Week Three Kayley Frey

3 Jun

The early computer culture, as we have explored the last two weeks, played a crucial role in the development of early video games. The new technology and the social perceptions were huge in the creation of early games, as well as changes in consumption and commercialization. It’s important to recognize how past innovations have an affect on future technologies and ideas.

The development of early games was influenced heavily by the early computer culture and their creators. Personal computers were especially important in this establishment. Technologies like the PDP-1 and the Cathode Ray Tube continued to be influential throughout the early video game era. The PDP-1 was the first mini-computer and very inexpensive to consumers. It was used for the game “Spacewar” and soon this game became known around the world. The CTR had a fluorescent screen which was used to view and create images, obviously essential for the visual aspect of the games. These two technological innovations undoubtedly helped launch the video game era.

Social perceptions and changes in consumption also greatly impacted early video games and helped these games become widely known. ARPAnet was a major influence because it allowed games to be shared across the United States. Developers at different universities could make their games available to other students across the United States and these games became very easy to be shared. The changes in consumption and commercialization was a huge part of early video games and Ralph Baer helped this greatly. He developed the first commercial game device. In no time, it was picked up and bought by Magnavox and quickly licensed to sell under the name “The Odyssey”. Many consumers, however, misunderstood the Odyssey and thought that a Magnavox TV was needed in order to operate it. As time went on, the public became more acquainted with the idea of this new technology and these video games really started to become a hit around the world.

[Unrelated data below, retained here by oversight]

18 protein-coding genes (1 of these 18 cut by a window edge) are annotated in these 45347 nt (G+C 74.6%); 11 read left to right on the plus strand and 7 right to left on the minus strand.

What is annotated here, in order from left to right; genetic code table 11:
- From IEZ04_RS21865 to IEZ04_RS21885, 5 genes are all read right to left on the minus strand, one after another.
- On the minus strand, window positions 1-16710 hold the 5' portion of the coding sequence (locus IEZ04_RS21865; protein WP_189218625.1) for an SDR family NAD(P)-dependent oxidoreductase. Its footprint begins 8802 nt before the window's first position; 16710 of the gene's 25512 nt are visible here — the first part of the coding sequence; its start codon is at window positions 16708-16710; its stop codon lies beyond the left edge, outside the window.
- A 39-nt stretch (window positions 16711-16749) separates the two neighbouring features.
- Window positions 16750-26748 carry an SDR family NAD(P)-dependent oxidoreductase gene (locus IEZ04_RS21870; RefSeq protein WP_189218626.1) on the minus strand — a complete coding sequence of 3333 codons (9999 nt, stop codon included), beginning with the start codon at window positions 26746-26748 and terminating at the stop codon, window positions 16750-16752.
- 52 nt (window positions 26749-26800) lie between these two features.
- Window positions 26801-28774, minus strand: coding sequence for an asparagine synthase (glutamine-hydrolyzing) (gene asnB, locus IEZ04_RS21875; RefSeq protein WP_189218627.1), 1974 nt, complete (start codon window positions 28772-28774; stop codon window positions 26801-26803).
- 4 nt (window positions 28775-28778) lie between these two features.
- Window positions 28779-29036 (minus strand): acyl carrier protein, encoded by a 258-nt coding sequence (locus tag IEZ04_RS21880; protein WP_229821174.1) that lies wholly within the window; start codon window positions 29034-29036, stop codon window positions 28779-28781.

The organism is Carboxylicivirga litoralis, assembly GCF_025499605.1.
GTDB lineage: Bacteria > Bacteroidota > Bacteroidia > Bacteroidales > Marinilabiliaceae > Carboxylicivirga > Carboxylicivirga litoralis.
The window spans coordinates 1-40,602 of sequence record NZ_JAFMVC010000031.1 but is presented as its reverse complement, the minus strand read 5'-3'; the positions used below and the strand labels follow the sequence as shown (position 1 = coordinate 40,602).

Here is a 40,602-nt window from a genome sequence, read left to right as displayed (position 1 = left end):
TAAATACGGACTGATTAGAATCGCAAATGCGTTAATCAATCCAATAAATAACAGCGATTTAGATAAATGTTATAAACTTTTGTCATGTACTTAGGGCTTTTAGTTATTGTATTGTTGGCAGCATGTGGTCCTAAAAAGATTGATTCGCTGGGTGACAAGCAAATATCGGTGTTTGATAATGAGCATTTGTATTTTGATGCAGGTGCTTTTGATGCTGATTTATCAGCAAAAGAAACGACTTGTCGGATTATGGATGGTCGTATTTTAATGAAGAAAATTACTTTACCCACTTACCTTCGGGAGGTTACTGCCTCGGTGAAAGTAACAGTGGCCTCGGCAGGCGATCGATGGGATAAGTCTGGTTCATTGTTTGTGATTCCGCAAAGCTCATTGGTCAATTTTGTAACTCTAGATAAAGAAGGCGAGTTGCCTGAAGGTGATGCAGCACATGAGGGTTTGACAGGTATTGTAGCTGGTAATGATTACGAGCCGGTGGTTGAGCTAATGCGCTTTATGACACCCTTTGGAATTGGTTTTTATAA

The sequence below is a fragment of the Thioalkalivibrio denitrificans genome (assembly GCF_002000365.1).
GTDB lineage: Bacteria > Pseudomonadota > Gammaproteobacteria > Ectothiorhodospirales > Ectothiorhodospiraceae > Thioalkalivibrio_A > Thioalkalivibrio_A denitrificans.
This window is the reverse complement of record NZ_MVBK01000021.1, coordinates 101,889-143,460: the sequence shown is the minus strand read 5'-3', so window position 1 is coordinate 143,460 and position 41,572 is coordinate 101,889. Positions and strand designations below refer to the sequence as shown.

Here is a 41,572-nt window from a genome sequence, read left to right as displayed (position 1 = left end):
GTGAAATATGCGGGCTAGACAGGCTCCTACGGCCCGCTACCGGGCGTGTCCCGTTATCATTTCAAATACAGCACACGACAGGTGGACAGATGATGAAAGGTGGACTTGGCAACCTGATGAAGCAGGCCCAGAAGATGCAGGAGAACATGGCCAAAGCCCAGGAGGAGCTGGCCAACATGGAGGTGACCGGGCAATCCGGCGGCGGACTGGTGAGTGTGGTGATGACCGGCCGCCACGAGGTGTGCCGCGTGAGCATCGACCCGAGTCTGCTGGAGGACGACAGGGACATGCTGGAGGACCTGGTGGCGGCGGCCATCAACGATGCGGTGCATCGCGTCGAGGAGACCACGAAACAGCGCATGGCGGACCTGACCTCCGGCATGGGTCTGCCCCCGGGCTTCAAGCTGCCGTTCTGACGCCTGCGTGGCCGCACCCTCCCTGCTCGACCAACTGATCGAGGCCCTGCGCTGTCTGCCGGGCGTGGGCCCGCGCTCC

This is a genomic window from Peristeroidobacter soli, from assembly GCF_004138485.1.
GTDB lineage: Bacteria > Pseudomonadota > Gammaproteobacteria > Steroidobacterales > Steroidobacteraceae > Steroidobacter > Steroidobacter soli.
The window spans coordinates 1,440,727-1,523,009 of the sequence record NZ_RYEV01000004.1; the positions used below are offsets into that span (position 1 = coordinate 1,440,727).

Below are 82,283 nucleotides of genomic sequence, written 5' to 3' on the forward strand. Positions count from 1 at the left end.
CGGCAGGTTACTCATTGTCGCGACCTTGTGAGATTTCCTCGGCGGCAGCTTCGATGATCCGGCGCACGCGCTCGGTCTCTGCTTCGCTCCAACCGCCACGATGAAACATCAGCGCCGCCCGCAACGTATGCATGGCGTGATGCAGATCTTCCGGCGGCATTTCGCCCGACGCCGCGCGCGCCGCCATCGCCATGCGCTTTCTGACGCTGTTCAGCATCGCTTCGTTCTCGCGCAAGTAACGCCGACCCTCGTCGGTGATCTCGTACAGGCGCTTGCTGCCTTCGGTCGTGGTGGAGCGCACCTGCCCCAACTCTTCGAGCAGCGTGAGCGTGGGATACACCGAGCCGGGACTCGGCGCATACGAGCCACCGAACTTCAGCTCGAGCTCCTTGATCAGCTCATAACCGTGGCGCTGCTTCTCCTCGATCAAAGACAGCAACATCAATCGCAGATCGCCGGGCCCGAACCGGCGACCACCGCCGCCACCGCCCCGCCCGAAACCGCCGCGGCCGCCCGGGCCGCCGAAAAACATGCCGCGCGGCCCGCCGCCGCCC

2 Responses to “Week Three Kayley Frey”

  1. Tyler DeFrain June 5, 2015 at 12:54 pm #

    I think that you hit the nail right on the head when you said that past innovations have an affect on future technologies and ideas. Without a doubt that’s what we have seen. Early video games such as “Spacewars” turned into text based games in which the gamer gave commands and the computer reacted. This was done through the advancement of technology that had previously occurred. This text based video games then also paved the way for video games with graphics. At first many video games used the text on bottom graphics on top set up.
    I also think however those past innovations affect future consumption and commercialization. Past innovations have made the personal computer, which became available and usable by regular people. ARPAnet, as you mentioned allowed video games to be more widely available across the country. Many of these innovations however are intriguing they catch people curiosity as a new technology is born and people want to buy it.

  2. brusha11 June 5, 2015 at 2:02 pm #

    Kayley, your post was a great explanation of past technology that has influence the gaming culture today. Without these small advances in technology over time we wouldn’t be where we are at today. I am glad you mentioned the Cathode Ray because I feel that it was a huge part in shaping the beginning of early gaming. I found it very interesting to see how the computer games evolved over time. Ralph Baer is another influential person in the gaming history. As you mentioned, he created the first game to be sold and Magnavox bought it from him. This introduced the gaming culture to many people, and even though people thought they had to buy a Magnavox TV to play it, the game was still had a huge affect on the public’s perception of video games.I agree that once the public became more acquainted with the idea of video games that it became more of a hit around the entire world.